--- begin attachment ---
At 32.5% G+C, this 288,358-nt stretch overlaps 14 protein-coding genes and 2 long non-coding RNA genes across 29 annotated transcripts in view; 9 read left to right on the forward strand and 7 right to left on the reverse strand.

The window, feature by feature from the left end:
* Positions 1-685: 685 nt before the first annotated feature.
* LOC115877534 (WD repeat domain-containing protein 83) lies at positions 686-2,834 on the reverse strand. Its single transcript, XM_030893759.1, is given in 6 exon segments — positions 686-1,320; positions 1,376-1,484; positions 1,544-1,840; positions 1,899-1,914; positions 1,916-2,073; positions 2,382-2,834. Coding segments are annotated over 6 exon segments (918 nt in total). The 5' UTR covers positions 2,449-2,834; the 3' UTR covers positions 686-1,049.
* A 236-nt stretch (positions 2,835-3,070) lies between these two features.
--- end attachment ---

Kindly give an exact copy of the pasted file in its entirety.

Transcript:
At 32.5% G+C, this 288,358-nt stretch overlaps 14 protein-coding genes and 2 long non-coding RNA genes across 29 annotated transcripts in view; 9 read left to right on the forward strand and 7 right to left on the reverse strand.

The window, feature by feature from the left end:
* Positions 1-685: 685 nt before the first annotated feature.
* LOC115877534 (WD repeat domain-containing protein 83) lies at positions 686-2,834 on the reverse strand. Its single transcript, XM_030893759.1, is given in 6 exon segments — positions 686-1,320; positions 1,376-1,484; positions 1,544-1,840; positions 1,899-1,914; positions 1,916-2,073; positions 2,382-2,834. Coding segments are annotated over 6 exon segments (918 nt in total). The 5' UTR covers positions 2,449-2,834; the 3' UTR covers positions 686-1,049.
* A 236-nt stretch (positions 2,835-3,070) lies between these two features.